Preserving & Adapting Their World: The Women of Cliveden
At the start of 2020, the staff at Cliveden—a National Trust Historic Site in the Germantown neighborhood of Philadelphia, Pennsylvania—planned to celebrate the anniversary of the 19th Amendment with a new installation and exhibit in the Cliveden Main House. Featuring the lives of women who labored and lived on the site for over 200 years, the new installations were set to open in May, but the COVID-19 pandemic had other plans.
The resulting pivot, as so many other sites experienced, included developing virtual offerings as part of the exhibit roll out. During the summer, on-site installation occurred with the assistance of art handlers (at a time where cases of COVID-19 were lower), and the opening was moved to August to coincide with the ratification of the 19th Amendment.
The new offerings for the exhibit centered around a series of twelve videos produced to give a sneak peak of the updated interiors, while also providing an easily accessible way to share the lives and experiences of the many women who are vital parts of the Cliveden story.
While Cliveden offered limited tours, the house is now closed due to the recent country-wide restrictions leading into the holiday season. The exhibit will remain installed through 2021 when visitors will hopefully be able to experience the full installation as originally intended. Visit Cliveden’s website to explore the exhibit for yourself or see all the videos in the playlist embedded below.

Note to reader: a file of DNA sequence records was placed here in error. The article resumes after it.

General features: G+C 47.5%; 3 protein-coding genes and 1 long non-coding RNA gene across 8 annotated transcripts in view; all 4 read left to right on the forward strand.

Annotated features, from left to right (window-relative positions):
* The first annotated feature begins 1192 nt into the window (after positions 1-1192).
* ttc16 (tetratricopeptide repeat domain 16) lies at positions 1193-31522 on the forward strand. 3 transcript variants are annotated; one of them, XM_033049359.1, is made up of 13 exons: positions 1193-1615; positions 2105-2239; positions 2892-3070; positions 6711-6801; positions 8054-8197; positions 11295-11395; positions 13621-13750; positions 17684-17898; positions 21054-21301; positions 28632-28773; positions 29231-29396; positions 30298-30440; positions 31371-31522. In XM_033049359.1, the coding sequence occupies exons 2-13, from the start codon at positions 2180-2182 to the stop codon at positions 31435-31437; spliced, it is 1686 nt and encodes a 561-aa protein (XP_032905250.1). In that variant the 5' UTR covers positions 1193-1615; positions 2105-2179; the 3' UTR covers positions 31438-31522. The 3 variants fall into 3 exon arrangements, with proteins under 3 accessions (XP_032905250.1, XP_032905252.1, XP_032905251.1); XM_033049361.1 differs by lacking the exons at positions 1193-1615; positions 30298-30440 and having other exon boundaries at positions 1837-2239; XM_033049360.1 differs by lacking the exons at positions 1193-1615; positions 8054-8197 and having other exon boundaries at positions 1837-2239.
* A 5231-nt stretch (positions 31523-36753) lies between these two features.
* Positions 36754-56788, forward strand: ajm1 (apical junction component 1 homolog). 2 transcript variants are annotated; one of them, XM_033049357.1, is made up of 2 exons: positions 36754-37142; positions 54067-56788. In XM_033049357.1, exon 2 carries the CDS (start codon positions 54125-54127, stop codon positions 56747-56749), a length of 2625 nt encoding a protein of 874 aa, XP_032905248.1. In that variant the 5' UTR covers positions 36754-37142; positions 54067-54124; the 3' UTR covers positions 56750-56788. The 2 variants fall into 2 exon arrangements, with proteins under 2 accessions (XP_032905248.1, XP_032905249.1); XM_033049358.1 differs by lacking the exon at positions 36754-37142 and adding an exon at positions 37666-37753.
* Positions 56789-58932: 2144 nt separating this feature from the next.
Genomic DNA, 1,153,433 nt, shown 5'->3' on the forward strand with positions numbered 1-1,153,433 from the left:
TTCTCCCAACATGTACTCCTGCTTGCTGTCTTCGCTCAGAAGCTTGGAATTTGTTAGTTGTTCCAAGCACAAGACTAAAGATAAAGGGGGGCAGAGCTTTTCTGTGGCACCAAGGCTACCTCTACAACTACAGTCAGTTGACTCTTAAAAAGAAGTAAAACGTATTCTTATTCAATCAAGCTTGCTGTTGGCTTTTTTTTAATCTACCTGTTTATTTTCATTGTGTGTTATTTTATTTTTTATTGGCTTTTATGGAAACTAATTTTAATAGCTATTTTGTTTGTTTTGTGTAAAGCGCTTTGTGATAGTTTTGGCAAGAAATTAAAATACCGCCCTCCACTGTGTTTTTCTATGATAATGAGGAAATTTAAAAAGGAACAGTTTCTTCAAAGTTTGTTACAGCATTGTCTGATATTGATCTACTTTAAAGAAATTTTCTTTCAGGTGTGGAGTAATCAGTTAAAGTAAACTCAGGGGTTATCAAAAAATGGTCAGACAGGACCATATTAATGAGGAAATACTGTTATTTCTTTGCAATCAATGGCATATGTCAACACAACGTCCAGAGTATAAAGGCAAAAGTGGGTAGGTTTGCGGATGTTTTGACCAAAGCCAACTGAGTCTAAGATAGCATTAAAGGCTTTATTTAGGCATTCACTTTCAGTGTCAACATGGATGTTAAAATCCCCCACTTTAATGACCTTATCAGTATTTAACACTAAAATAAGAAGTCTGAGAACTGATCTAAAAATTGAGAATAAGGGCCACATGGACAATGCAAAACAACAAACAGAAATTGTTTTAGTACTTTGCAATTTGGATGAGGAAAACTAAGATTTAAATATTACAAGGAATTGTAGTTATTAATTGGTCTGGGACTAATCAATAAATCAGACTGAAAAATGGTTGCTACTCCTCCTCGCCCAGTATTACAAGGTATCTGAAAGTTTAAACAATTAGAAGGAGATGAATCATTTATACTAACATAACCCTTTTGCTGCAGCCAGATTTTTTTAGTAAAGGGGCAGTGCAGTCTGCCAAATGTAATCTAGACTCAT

The Women of Cliveden
The women who occupied or worked at Cliveden over the centuries were enslaved and free, Black and white, upper class and working class, young and old. Although each woman’s relationship to Cliveden and the people around her differed, each shared a common interest in trying to manage and adapt to the world around them. Most importantly, each of these women from the past, like women today, played the lead role in their narratives.
The women of Cliveden provide a case study of the ways women exercised power and agency even though society constrained them legally, culturally, and politically.
The lives of enslaved women, limited by a lack of freedom and respect, show agency and initiative as they shaped their world in any way possible to protect and preserve themselves and their families, as Charity Castle did.
The lives of the women who worked at Cliveden illustrate their ability to change their situations as needed, including moving from their place of birth, as in the example of Almira Saunders.
The lives of the women of the Chew family illustrate their desire to reshape societal constraints by taking actions such as driving an ambulance in war-torn France during the early 20th century and fighting for women’s right to vote in America, as did Ada Knowlton Chew.
Common themes emerge through more than 200 years of women at Cliveden: the desire and ability to preserve their families, themselves, and their histories by adapting their world as necessary. The stories of these women are illuminated through legal, economic, and personal documents and images.
Some of these women’s lives are known only through records preserved because of their association with male members of their families, others through documents recording their legal status, and a few by their own letters and records. The lives of many more remain unknown, and work will continue to unveil their stories.
"Preserving & Adapting their World: The Women of Cliveden" is generously supported by The Haley Foundation, the Pennsylvania Humanities Council and Dr. Randall & Linda P. Miller in memory of Elisabeth Shellenberger (1921-2019), community member, preservation advocate, Cliveden board member, and guide.